Commons:Batch uploading/AucklandMuseumCCBY

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March 2017 request

Noideawhatiamdoing (talk) 02:21, 7 March 2017 (UTC)[reply]

1960s replica of RAF badge, categorised under Air warfare.

General notes[edit]

There was a Wikimedian in Residence over 5 weeks in the summer when some uploads were done. AM blog post

At the time of upload, the API returned 70,789 objects marked with a CCBY license. This resulted in just over 101,000 photographs being uploaded.

Technical notes[edit]

Files are in the format File:<title> (AM <accession number>-<sequential image number>).jpg

If there is only one image for the object, then no sequential image number is used. All images are added to a gallery using the "other versions" parameter of the Artwork template. Should any one image fail to load, the gallery will not be fixed automatically.

AM API[edit]

The API swagger page seems to never have been created, so the API usage is suck-it-and-see. Requests to the API are specified as limited to 1000 per day, though in practice this has yet to be an issue.

The API path discovering URIs for the data needed is:

(search) -> (objects) -> (media or dimensions)

Though the (search) can return many objects, the object requests have to be one at a time. It is unclear if the API throttling actually counts all different types of request.

Searching is arbitrarily chosen to be for 10 100 objects at a time, each object may have many images. In the upload comment the search page, number of object within that page and the sequential number for the image of the object is shown. This is for debugging or restarts, it has no long term value. Using the API search from day to day, appears to return the objects in different orders. It's unclear why this happens, but is probably because the search returns the most recently changed catalogue entries first. This means that re-starting batch upload should be run from the first page, rather than jumping to the last used position.

The API structure is complex, with hierarchical families of relationships. For the most part these appear redundant for Commons' purposes, for example identities of curators or massive detail of material composition, when the descriptive text probably suffices.

Metadata mapping[edit]

Date may be difficult to abstract from the metadata. Field names may not be obvious and there is no dictionary to reference, for example "period" precise dates may be estimated even though not marked as such, and "exact" date appears to be used for date of acquisition even when it is against the object "made" metadata. It's not possible to tell if this is by design or practical usage has ended up mapping things differently from the literal descriptions.

Questions may arise from the data parameter including several dates, such as "20th century; 1935-1949; 1996". In these cases the metadata is picking up different ways of describing the object's creation period, plus the year of being donated to the museum is being included, which will always be the most recent year given. For copyright purposes, the earliest definitive date is the most useful, and the most accurate.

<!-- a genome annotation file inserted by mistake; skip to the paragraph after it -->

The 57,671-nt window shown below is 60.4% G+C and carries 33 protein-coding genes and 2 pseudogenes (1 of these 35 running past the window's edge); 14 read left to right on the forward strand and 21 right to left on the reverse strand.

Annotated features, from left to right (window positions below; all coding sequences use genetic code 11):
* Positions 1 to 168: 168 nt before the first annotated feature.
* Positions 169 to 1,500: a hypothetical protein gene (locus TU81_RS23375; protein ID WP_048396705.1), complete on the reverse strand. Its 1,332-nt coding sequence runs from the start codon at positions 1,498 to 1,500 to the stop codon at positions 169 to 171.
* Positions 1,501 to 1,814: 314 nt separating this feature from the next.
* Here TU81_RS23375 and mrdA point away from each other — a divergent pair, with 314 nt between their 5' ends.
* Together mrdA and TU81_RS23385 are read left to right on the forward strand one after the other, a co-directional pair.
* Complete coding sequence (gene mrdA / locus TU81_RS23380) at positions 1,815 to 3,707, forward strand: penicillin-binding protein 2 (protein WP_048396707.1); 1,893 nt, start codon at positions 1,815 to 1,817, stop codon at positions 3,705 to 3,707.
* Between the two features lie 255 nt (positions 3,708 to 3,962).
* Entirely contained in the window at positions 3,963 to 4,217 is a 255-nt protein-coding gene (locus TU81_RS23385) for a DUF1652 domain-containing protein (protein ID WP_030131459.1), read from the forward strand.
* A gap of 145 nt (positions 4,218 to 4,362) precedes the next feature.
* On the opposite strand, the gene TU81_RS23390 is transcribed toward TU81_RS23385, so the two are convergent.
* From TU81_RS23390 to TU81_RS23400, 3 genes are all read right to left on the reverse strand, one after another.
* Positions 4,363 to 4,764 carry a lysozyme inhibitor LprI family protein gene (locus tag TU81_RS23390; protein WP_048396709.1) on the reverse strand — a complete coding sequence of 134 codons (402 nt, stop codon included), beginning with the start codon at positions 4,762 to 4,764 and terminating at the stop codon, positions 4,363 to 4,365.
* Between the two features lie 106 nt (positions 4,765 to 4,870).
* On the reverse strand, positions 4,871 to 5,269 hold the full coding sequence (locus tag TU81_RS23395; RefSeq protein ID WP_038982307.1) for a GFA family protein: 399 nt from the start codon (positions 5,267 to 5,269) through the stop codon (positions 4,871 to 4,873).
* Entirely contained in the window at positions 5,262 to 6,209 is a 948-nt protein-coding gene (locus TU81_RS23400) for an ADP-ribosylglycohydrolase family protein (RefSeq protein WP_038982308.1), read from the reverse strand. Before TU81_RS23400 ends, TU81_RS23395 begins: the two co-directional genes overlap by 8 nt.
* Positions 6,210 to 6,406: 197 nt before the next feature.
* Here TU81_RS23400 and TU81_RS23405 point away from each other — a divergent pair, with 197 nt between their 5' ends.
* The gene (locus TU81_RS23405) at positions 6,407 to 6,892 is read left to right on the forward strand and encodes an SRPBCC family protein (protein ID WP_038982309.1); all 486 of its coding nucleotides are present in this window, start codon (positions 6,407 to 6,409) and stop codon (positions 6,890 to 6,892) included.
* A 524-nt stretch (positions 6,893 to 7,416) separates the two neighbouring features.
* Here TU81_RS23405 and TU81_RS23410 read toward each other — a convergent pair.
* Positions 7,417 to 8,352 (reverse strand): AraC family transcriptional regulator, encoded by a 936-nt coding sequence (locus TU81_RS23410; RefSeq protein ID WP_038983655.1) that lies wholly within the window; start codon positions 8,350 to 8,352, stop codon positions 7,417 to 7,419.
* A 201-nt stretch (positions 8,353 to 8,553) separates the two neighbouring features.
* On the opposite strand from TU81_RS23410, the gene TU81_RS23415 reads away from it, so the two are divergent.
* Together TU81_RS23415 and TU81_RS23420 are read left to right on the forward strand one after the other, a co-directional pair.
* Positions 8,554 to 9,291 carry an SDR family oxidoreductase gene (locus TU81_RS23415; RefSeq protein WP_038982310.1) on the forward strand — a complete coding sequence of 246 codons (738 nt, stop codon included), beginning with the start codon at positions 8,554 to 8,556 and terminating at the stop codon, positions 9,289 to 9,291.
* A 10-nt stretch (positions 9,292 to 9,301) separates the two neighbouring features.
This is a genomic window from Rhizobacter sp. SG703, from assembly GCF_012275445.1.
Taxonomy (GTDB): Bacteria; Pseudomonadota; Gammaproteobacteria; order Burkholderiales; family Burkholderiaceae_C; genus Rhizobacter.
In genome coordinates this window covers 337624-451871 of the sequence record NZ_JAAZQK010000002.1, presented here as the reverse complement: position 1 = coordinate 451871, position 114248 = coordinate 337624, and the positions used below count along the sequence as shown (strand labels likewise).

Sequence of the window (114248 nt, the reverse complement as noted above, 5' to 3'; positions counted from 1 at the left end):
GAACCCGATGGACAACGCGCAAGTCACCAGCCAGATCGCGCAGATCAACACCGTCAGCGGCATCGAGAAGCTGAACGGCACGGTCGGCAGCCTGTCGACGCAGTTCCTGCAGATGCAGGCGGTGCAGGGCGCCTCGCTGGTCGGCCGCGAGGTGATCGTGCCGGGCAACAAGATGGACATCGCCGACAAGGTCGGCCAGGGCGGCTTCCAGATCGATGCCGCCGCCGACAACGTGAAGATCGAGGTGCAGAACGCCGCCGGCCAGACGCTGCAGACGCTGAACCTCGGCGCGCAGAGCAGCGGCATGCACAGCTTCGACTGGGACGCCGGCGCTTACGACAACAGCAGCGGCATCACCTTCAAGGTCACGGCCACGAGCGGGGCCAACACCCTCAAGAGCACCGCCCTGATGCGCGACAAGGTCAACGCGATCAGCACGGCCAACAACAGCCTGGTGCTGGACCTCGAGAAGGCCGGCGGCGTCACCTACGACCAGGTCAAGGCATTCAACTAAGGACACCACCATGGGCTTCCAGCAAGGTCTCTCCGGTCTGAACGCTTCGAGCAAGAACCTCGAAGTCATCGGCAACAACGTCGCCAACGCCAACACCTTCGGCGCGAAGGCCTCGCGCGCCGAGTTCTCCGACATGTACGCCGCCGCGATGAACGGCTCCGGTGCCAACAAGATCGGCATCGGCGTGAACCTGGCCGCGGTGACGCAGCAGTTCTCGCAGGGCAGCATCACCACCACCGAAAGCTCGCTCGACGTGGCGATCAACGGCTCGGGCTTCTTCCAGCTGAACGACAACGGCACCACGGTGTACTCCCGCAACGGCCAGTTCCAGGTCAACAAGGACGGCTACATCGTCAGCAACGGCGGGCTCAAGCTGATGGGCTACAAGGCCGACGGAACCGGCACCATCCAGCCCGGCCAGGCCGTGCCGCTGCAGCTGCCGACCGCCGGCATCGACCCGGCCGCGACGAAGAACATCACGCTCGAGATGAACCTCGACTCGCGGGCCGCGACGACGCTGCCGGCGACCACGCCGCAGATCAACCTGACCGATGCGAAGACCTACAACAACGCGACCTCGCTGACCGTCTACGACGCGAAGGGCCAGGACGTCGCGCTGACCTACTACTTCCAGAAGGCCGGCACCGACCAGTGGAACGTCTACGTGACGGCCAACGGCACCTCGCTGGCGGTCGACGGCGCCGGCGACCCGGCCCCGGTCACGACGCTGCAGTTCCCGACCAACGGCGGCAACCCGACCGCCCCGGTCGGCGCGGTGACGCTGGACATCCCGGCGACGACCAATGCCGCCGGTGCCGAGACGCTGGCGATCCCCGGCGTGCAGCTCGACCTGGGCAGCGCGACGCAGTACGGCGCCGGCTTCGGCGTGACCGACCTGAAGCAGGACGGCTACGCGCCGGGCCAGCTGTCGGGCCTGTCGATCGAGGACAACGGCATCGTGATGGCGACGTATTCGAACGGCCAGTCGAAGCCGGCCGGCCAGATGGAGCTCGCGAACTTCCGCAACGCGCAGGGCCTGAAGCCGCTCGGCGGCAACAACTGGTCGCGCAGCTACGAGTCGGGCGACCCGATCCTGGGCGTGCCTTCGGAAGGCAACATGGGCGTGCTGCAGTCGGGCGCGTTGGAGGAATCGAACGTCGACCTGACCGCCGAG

Description is based on the object field content and where a note exists against the object, these are added separately. Where the text of an object note exactly matches text in content, it is skipped.

Dimensions were added late in the batch run. These have to be detected as a property of the object, then a dictionary of URIs has to be interrogated. This may add to the API throttle count. Dimensions look like (type, value) where type can be anything like {length, height, note, string of multiple dimensions}.

WW2 period tin of honey, reused to store buttons. By analysis of the government established production company, the design is pre-1946 and so public domain.
1980s Anti-nuclear movement badge, unknown designer. Being simple geometric shapes this is likely to be too simple to raise copyright issues.

Should any question of copyright arise, such as when photographs contain other copyright statements (example), it can be confirmed that all files in this batch upload were created by searching the API with the parameter &q=copyright:CC, as discussed in Auckland Museum's API guidelines. This only returns files marked by the museum with a license of "CCBY". Example search link includes "copyright":["© Auckland Museum CC BY"] against each returned object. The copyright metadata is returned in the search returns per object, is not present in the object metadata, but for each media item under the object the rights can be later checked under that media URI, though the request header must set "accept" to "application/json" to get the metadata rather than the image; free plug-ins are available for most browsers to do this.

Example: returns:

"am:record_score" : [ {
    "type" : "int",
    "value" : "0"
  } ],
  "rdf:type" : [ {
    "type" : "uri",
    "value" : "ecrm:E30_Rights"
  } ],
  "rdf:value" : [ {
    "type" : "string",
    "value" : "© Auckland Museum CC BY"
  } ]

Some objects returned include modern era works, such as lacework, toys or clothing. Though the photograph is CC-BY, it is possible that some of these will have sufficient artwork content to be counted as non-utilitarian objects and potentially be copyrightable, at which point copyright can often be determined by age. Relevant guidelines are Threshold of originality and Copyright rules by subject matter.

Most modern objects appear to be mass produced design rather than drawings or other art. It is presumed that files selected by the museum do not represent any obvious copyright issue, including photographs of objects from the 1960s or later. Initial uploads show some images will be problematic under Commons' policies, for example modern political badges with drawings or product labels later than the 1940s with potentially copyrighted imagery. As these appear to be at the level of less than 1% of uploads, and not obvious from searching metadata at source, they can be weeded out as housekeeping. Uploading the files to Commons poses no risk to the uploader, host or reuser, as relying on the demonstrably good accuracy of prior publication by the museum, backed up both by volunteer manual review and a procedure for responding to take down requests, meets the legal sense of having taken reasonable precaution for respecting potential copyright claims; naturally this explanation is not legal advice.